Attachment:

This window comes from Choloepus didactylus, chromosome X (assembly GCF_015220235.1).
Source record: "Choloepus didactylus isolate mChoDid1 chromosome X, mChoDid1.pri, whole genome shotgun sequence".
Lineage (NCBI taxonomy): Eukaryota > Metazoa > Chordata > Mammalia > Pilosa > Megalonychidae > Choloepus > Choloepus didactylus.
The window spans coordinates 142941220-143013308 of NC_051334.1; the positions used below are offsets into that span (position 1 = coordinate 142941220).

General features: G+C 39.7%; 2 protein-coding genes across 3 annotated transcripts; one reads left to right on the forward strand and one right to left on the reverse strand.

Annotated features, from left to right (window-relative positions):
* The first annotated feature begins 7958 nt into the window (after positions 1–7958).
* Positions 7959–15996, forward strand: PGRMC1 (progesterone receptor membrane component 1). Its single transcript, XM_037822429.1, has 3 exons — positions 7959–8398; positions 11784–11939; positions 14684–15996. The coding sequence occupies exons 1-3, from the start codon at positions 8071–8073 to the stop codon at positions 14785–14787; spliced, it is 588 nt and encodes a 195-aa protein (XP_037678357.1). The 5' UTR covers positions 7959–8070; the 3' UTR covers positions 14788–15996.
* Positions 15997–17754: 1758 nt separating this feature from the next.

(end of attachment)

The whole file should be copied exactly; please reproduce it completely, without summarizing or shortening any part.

This window comes from Choloepus didactylus, chromosome X (assembly GCF_015220235.1).
Source record: "Choloepus didactylus isolate mChoDid1 chromosome X, mChoDid1.pri, whole genome shotgun sequence".
Lineage (NCBI taxonomy): Eukaryota > Metazoa > Chordata > Mammalia > Pilosa > Megalonychidae > Choloepus > Choloepus didactylus.
The window spans coordinates 142941220-143013308 of NC_051334.1; the positions used below are offsets into that span (position 1 = coordinate 142941220).

General features: G+C 39.7%; 2 protein-coding genes across 3 annotated transcripts; one reads left to right on the forward strand and one right to left on the reverse strand.

Annotated features, from left to right (window-relative positions):
* The first annotated feature begins 7958 nt into the window (after positions 1–7958).
* Positions 7959–15996, forward strand: PGRMC1 (progesterone receptor membrane component 1). Its single transcript, XM_037822429.1, has 3 exons — positions 7959–8398; positions 11784–11939; positions 14684–15996. The coding sequence occupies exons 1-3, from the start codon at positions 8071–8073 to the stop codon at positions 14785–14787; spliced, it is 588 nt and encodes a 195-aa protein (XP_037678357.1). The 5' UTR covers positions 7959–8070; the 3' UTR covers positions 14788–15996.
* Positions 15997–17754: 1758 nt separating this feature from the next.